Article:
BEIJING (AP) - Forestry officials in far western China have
resorted to scattering abortion pills near gerbil burrows in a bid
to halt a rodent plague threatening the desert region's fragile
ecosystem, state media said Wednesday.
The pellets, which resemble bran feed, have "little effect on
other animals," but can prevent pregnancy in gerbils and also
induce abortion in already pregnant females, the official Xinhua
News Agency said.
In 2003, officials installed hundreds of perches for owls and
eagles hoping the birds would cut back the rodent population but
gerbils have continued to be a problem, it said.
Gerbils use too much of the area's limited grass to make their
burrows and damage plant roots with their underground digging, it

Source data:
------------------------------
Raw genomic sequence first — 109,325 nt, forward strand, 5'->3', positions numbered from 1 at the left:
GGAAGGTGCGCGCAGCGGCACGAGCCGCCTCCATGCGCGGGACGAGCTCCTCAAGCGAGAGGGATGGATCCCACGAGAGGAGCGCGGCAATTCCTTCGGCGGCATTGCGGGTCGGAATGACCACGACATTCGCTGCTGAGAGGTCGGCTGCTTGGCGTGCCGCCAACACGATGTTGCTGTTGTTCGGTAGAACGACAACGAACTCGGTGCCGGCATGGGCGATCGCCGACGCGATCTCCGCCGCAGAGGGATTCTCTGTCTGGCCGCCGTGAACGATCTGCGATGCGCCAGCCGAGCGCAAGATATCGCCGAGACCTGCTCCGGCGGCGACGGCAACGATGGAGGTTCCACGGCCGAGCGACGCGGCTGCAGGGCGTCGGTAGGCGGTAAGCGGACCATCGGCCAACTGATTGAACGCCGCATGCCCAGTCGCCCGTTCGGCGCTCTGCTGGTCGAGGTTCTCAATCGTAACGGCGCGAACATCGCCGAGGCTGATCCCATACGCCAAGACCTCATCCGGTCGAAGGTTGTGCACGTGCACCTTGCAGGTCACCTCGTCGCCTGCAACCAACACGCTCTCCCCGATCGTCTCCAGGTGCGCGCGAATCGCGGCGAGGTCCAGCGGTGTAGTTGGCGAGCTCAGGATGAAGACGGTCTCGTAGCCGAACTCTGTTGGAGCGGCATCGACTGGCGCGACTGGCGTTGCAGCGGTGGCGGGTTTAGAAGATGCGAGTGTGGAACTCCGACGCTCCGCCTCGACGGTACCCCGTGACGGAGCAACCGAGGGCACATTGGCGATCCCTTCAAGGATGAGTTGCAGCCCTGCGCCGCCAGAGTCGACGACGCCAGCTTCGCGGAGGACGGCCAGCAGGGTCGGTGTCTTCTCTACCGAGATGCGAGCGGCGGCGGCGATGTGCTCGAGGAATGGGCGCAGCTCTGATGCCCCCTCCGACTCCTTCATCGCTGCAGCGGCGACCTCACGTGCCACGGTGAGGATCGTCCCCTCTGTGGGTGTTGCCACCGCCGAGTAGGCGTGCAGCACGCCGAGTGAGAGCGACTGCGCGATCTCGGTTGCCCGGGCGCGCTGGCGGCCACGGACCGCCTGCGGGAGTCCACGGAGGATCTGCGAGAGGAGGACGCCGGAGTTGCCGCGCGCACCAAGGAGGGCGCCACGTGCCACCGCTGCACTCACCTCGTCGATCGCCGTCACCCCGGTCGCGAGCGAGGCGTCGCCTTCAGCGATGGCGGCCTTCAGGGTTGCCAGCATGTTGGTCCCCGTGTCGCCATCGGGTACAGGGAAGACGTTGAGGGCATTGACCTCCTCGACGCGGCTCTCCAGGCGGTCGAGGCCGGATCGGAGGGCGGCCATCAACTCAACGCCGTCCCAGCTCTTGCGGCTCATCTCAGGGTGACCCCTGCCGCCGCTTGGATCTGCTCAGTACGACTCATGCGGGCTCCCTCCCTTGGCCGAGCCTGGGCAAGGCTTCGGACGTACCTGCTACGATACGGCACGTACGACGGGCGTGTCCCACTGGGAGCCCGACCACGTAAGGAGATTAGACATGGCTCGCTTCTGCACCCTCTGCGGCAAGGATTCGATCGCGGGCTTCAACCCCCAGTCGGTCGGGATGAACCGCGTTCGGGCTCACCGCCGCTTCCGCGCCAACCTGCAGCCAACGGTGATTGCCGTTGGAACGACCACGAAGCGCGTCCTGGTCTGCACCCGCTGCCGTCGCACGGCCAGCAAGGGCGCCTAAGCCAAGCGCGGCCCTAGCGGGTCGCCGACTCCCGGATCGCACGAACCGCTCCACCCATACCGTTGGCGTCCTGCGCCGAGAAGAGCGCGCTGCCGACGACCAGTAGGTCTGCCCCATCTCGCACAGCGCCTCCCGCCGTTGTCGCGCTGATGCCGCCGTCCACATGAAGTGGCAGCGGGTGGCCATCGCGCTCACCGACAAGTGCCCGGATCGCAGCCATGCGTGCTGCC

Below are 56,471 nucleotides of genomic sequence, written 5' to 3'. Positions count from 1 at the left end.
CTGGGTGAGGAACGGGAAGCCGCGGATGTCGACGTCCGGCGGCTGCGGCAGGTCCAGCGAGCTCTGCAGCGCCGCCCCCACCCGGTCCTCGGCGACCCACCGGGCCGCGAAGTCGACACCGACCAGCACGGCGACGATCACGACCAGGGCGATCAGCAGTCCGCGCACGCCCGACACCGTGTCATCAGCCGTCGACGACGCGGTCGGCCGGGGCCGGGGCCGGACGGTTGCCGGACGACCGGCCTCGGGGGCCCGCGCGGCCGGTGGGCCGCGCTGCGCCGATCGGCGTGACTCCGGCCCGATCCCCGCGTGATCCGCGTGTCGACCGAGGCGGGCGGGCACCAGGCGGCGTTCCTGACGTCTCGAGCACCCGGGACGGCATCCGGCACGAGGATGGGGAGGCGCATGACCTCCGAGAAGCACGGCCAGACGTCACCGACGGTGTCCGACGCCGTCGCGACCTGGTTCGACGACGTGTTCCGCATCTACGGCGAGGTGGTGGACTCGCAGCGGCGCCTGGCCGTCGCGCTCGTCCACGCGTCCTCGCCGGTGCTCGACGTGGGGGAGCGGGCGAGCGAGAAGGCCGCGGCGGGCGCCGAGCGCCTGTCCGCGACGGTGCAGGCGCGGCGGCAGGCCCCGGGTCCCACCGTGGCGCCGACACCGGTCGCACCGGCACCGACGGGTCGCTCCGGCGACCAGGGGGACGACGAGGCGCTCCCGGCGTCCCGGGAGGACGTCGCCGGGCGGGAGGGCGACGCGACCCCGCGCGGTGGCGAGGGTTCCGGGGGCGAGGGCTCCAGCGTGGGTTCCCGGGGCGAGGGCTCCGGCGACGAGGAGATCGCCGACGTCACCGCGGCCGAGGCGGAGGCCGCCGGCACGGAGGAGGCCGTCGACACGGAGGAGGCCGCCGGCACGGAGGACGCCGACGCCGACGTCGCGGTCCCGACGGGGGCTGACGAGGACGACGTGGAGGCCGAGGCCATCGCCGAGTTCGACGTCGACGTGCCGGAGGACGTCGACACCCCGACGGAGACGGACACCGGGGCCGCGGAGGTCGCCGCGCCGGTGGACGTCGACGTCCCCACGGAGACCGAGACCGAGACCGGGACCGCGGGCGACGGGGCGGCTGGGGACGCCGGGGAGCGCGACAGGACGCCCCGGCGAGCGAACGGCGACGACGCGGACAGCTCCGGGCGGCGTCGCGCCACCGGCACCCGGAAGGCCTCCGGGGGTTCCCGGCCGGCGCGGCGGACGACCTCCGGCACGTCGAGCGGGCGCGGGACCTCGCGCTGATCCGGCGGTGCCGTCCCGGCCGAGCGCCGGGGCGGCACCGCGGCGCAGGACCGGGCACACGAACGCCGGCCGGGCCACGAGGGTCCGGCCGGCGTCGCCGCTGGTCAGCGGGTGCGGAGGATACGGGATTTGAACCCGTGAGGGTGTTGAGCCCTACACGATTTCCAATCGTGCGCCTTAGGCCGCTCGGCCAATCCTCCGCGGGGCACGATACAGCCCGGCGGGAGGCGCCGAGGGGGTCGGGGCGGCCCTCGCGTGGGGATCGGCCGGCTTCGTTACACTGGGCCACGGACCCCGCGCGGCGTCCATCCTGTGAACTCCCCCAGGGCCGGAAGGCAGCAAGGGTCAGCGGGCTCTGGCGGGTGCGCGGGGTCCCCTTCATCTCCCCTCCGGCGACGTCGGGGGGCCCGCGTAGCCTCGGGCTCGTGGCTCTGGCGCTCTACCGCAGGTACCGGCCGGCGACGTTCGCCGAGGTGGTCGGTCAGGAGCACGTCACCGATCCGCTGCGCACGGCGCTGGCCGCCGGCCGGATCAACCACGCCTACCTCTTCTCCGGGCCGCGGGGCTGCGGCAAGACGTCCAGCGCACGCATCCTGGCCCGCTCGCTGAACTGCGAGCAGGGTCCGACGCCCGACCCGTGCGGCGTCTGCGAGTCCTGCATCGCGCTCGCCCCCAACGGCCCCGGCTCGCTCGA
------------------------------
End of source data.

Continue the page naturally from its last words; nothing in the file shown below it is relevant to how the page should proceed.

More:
Desertification is a major concern for China. Deserts currently
cover about one-third of the country and officials fear global
warming will accelerate their expansion.
The report did not say what was in the "tailor-made"
contraceptive pellets, which have been used in the Gurbantunggut
desert since May of last year.
"It's a good way to tackle the desert rat plague," local
forestry official Du Yuefei was quoted as saying.
Du, chief of the epidemic prevention division of the Changji
city forestry bureau, told Xinhua 200 kilograms (440 pounds) of the
drug was strewn over 49,000 hectares (120,000 acres) last year and
cost the bureau 80,000 yuan ($11,400).
There's been a slight drop in gerbil numbers since the program
was started, Du said, with about 11 gerbils now caught for every
100 traps laid out. Previously, 12 gerbils was the average.
Contraceptive pellets have been mixed into bird feed in St.
Paul, Minnesota to help rein in that city's pigeon population and
officials in Los Angeles have used contraceptive injections on
squirrels. Animal rights groups often support contraception as a
humane alternative to killing animals deemed pests.